Automatic cognitions as mediators of parental influence on adolescent cannabis use.
Addict Behav. 2020 Nov 09;:106728
Authors: Pilin MA, Robinson JM, Dow-Fleisner S, Sanchez TA, Krank MD
AIMS: Multiple social influences affect cannabis use in adolescents, including parental and peer cannabis use norms. However, the mechanisms of influence underlying these social influences remain unclear. Recent studies have suggested that cognitions about cannabis use and the effects of cannabis may mediate social influences. The current study explored the relationship between automatic self-generated cognitions and their relationship with parental influences on cannabis use in a sample of n = 675 11 to 16-year-old adolescents over three years (Mean Age: 13.96, SD = 0.88, 56.4% female).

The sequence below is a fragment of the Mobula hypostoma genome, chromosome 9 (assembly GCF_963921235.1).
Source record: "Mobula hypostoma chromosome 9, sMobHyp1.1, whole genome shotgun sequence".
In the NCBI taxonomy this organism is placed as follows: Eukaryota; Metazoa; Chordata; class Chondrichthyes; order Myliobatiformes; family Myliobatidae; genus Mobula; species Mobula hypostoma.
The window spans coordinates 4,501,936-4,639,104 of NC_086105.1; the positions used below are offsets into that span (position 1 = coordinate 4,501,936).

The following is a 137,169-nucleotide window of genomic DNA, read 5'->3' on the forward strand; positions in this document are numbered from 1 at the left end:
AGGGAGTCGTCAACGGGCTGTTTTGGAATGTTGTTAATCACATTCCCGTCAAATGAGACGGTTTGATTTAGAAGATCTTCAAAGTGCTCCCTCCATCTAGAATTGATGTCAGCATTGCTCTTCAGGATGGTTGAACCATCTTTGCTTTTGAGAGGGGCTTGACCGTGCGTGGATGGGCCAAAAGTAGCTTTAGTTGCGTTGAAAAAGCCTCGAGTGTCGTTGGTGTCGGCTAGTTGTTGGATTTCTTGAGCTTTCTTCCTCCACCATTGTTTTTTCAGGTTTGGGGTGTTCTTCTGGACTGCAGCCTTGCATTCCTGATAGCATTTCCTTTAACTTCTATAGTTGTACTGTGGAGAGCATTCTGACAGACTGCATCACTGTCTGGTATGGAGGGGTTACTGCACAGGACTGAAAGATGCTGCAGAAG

METHODS: Participants reported perceptions of parental cannabis use and completed a cannabis word association task (CWAT), an open-ended cannabis outcome expectancy liking (COEL) task, and measures of cannabis use in the past year.
RESULTS: Perceived parental use did not directly predict cannabis use two years later. However, a latent construct loading on both CWAT and COEL scores strongly predicted cannabis use over the following year. Structural modelling demonstrated that the association between previous cannabis use and parental cannabis use and adolescents’ cannabis use over the next two years was fully mediated by cognitions.
CONCLUSION: The results of the study are discussed and interpreted through the lens of dual-process theories.
PMID: 33234361 [PubMed – as supplied by publisher]
Source: ncbi 2